The tourist attraction in Niagara Falls, Ont., said the move to a facility that keeps other walruses in captivity was for the good of Smooshi and his offspring Koyuk.
In addition, the park revealed that it had reached an agreement with one of its former animal trainers, Phil Demers, who later became an animal welfare activist. A legal saga opposed the two camps for almost 10 years.
Walruses will be moved as soon as possible, promised Marineland in a press release. The location of their new home, however, has not been disclosed.
Phil Demers said he was delighted with this outcome, but he mentions that the long legal process was trying.
There’s excitement, but I’m still digesting the newshe commented.
This process traumatized me. I have issues that I need to work on, but I’m looking forward to my rebirth.
In 2013, Marineland filed a lawsuit against Demers alleging he broke into the park with other activists in October 2012. The facility also claimed he was seeking to kidnap the walrus Smooshi.
Phil Demers denied breaking into the park and wanting to remove the one-ton walrus. He filed a countersuit for defamation and abuse of process.
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Marineland says it has been keeping walruses since 2001. The animals come from Russia and some of them are orphans or in poor health in their country of origin, according to park management.
Three walruses, Sonja, Zeus and Apollo, were welcomed to Marineland in 2001. Three more, Pandora, Buttercup and Buddy, arrived the following year.
Smooshi and Azul arrived from Russia in 2004. Smooshi was only 18 months old.
Since then, all the other walruses have died. Four have been found dead in the past five years. Smooshi gave birth to Koyuk on June 1, 2020.
In 2008, Phil Demers was the subject of national media reports due to his special relationship with Smooshi who followed him around the amusement park. The animal reportedly bonded to him when she was very young and new to the facility.
But the employee walked out in May 2012 and accused Marineland of animal abuse. The company has always denied mistreating its animals.
The two sides have been in a public feud for nearly 10 years now.
Phil Demers demanded the transfer of Smooshi to another park and had not seen the animal for more than 10 years, until Wednesday.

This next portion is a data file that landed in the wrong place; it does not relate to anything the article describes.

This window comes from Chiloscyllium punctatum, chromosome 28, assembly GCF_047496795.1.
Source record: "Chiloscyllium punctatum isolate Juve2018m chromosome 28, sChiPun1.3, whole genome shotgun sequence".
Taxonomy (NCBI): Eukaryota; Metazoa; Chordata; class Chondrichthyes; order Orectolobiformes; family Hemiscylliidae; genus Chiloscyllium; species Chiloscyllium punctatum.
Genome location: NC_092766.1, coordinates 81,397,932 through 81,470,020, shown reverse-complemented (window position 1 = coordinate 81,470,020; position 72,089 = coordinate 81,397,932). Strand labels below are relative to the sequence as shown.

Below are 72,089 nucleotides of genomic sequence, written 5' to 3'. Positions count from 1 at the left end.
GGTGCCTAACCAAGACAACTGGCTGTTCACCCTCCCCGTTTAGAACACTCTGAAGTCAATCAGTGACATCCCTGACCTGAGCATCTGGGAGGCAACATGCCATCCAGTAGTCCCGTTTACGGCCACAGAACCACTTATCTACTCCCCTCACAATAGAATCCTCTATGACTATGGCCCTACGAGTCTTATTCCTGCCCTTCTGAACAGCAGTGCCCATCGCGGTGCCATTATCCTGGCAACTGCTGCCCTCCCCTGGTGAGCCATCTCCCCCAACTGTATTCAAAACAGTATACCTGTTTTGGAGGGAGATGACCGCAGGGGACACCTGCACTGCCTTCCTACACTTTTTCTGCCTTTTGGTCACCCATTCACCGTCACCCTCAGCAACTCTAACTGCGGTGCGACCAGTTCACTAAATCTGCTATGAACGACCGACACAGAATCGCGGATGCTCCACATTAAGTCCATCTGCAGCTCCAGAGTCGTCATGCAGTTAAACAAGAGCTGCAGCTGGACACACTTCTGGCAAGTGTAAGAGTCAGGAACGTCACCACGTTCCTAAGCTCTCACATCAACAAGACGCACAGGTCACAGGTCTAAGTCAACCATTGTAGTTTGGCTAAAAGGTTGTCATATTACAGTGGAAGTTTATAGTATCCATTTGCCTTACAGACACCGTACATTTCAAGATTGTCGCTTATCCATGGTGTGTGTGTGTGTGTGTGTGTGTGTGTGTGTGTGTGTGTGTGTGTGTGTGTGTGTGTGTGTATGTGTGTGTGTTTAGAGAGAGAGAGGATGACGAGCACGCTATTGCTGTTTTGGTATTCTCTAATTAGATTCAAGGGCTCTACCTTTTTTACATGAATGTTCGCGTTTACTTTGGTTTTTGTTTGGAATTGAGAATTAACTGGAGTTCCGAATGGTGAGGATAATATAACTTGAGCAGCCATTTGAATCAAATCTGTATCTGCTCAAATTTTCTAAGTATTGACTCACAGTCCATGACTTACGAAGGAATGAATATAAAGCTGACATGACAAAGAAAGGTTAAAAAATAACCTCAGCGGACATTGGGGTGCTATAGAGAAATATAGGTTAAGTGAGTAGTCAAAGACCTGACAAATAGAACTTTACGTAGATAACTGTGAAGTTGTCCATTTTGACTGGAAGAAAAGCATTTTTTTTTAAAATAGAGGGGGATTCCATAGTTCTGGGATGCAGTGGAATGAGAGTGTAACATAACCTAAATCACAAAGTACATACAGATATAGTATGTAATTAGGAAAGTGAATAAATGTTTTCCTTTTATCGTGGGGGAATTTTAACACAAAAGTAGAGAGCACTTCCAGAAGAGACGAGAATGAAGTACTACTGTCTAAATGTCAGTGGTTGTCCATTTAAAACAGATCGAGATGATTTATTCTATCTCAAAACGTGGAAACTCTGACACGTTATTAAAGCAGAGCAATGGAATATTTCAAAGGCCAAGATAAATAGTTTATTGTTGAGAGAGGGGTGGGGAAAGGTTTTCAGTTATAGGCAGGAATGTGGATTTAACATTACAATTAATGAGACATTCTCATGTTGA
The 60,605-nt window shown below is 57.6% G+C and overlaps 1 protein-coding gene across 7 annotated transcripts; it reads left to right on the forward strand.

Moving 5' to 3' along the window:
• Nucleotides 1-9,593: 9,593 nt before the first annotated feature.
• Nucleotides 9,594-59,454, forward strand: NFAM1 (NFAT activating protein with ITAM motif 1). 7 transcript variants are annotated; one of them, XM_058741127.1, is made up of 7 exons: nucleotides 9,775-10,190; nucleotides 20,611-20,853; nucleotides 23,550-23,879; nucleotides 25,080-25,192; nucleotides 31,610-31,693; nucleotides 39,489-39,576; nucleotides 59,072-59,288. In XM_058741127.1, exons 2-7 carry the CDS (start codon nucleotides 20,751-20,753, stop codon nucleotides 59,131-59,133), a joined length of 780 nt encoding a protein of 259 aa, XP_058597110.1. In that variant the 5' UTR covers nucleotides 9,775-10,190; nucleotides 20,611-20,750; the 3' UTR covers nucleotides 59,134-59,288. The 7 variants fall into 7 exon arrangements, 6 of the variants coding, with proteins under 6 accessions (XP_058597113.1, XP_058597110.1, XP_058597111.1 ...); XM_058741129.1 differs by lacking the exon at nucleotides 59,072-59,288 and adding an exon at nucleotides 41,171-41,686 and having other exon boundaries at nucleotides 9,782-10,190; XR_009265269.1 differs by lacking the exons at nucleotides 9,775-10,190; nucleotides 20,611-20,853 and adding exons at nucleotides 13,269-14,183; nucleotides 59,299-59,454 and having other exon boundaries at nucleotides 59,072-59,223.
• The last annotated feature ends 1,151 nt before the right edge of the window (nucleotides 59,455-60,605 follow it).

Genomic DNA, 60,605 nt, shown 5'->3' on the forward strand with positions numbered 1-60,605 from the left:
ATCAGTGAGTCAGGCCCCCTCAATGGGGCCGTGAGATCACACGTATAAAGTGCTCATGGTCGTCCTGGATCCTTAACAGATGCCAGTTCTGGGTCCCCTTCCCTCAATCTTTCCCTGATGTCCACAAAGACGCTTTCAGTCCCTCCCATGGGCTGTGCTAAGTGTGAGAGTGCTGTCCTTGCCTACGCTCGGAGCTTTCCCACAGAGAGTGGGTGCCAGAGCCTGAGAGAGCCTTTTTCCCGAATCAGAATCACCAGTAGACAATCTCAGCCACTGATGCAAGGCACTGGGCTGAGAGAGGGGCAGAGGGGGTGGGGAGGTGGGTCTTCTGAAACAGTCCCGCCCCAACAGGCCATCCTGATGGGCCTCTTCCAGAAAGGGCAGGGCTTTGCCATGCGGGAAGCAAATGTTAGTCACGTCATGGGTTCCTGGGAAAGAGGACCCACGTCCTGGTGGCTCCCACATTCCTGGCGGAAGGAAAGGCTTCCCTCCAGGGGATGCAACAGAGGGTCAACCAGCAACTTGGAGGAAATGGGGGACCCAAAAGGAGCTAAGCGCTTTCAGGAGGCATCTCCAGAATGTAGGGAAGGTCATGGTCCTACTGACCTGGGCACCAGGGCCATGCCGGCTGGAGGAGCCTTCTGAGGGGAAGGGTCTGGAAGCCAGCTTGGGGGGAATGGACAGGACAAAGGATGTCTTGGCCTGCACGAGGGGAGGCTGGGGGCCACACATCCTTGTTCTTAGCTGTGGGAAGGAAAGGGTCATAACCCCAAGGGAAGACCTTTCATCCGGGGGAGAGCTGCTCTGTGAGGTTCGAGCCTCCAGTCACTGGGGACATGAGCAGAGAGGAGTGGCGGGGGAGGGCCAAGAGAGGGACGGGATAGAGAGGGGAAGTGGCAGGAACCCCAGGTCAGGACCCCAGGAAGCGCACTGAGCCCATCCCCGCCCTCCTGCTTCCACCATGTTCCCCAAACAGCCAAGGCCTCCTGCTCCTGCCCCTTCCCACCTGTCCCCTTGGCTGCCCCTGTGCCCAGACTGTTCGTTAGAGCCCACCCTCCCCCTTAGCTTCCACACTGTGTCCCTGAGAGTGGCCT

I am very happy. I was able to return to Marineland – for one last time and without a red carpet – when I never thought it possiblehe told The Canadian Press.
Walrus and his former trainer were able to briefly reconnect as this visit was included in the settlement with Marineland.
This out-of-court settlement comes a few weeks before the scheduled start of the trial.
Mr. Demers recognizes Marineland’s evolution towards education, conservation and research as well as its commitment to improving the well-being of its animalsthe park said.
Mr. Demers recognizes that Marineland must take care of its animals and that there is no simple or obvious solution to relocate themcontinued the establishment.
Marineland sold and transferred five beluga whales to Mystic Aquarium in Connecticut in May 2021. One whale, Havok, died in the months that followed and another, Havana, died last February.
The US government has launched an investigation to determine the circumstances of these deaths.
Last December, a charge was brought against Marineland in connection with the use of dolphins and whales for entertainment shows without permission.
The amusement park countered that they were more of an educational presentation aimed at helping Canadians learn more about marine animals.
This is the first time the 2019 federal law that bans dolphin and whale shows will be tested in court.
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Marineland will transfer its last two walruses to another facility
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